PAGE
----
Network strengthening for policy influencing : a case study of Kenya’s Africa Adaptation Programme (AAP) of the United Nations Development Programme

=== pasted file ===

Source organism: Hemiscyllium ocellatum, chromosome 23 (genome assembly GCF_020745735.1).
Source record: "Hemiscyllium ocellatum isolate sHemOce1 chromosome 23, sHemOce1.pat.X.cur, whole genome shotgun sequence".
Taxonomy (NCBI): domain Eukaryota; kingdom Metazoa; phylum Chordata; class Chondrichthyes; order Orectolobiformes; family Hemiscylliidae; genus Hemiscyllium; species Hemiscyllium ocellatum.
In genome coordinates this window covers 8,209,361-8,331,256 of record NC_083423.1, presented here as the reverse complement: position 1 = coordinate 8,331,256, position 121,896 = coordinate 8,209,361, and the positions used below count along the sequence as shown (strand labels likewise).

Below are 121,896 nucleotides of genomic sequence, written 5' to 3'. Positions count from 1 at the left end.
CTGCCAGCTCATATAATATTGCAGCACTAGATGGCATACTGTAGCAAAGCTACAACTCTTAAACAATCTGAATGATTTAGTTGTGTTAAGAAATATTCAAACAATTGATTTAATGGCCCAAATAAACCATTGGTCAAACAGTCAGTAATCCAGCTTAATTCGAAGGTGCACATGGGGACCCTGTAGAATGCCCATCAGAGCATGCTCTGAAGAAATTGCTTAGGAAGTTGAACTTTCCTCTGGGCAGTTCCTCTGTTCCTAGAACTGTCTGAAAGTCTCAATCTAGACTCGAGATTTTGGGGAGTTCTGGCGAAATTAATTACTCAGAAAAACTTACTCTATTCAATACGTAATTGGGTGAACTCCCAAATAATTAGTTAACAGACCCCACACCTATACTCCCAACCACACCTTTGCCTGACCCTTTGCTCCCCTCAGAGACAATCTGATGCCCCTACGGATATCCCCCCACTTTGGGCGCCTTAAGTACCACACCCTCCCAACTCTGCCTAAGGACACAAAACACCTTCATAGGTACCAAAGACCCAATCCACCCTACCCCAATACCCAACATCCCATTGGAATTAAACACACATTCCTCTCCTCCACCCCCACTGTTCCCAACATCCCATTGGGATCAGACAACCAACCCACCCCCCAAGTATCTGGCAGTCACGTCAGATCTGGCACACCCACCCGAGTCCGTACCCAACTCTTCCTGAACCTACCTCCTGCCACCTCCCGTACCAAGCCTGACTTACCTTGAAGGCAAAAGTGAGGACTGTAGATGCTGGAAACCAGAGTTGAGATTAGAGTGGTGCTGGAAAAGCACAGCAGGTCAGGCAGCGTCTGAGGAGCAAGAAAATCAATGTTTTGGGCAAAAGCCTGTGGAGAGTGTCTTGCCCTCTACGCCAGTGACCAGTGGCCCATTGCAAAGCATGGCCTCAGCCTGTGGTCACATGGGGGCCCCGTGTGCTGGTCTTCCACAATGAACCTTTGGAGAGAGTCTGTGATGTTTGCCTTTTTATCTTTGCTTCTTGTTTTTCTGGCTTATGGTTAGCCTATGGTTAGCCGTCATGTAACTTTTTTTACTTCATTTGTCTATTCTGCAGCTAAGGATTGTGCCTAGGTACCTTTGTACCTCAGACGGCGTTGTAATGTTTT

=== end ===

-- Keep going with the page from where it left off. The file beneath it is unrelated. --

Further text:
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As researchers provide compelling evidence pointing to climate change, governments and civil society actors are getting stimulated to act and reverse the negative impacts of extreme climate change. The impact of climate change on Kenya is profound and staggering. It is estimated that Kenya’s landmass is 582,350 km2, of which only 17% is arable, with 83% consisting of semi-arid and arid land. Climate change and human activities are resulting in desertification and increasing total semi-arid and arid land. Researchers further estimate that 17% of Mombasa or 4600 hectares of the region’s land area will be submerged as a result of sea-level rise. This situation demands policy actions to combat the situation. As developing countries wade into combating climate change, the government of Kenya is implementing far reaching polices to fight climate change including its 2006 water quality regulation and 2009 regulation of wetlands, riverbanks, lakeshore and sea management regulations of 2009. In addition, development partners such as the UNDP and civil society actors working on climate change have played a critical role complementing government policy actions. Working through the Africa’s Adaptation Programme (AAP), civil society organizations (CSOs) are participating in agenda setting, and increasing awareness that promote climate change adaptation through civic engagement. Civic engagement serves as an important tool for nongovernmental organizations (NGOs) to promote a more effective response to the hazardous effects of extreme climate change. Despite this, researchers and policy analyst argue that civil societies work within the environmental sector is not based on rigorous research, their actions are uncoordinated, and outcomes are poorly communicated. As a focal point, this report examined how CSOs organize around key policy issues and work through the AAP to set the agenda and influence climate change policymaking in Kenya. The study is based largely on an evaluation of secondary data sources including websites, Programme documents and academic articles. I also benefited from a summer internship at UNDP offices in Nairobi in 2010. The study explored how AAP is professionalizing and how that increases its leverage and strengthens NGOs to actively participate in policy influencing. The study summarizes scattered pieces of information into one report to enhance the AAP’s database building efforts. Finally, this serves as resource for CSOs policy engagement in Kenya and beyond. Overall, the report reveals that the AAP is bridging ties between CSOs working within the climate change sector by bringing them under one umbrella. This social bonding behavior serves as social capital to influence policy. However to increase leverage for effective policy engagement, the AAP needs to incrementally apply rigorous evidenced based research to generate more compelling information that transforms policies. It further suggests commercializing clean energy technologies by charging affordable rates for deploying such infrastructure to households. Finally, using policy entrepreneurs can dramatically improve policy advocacy in Kenya.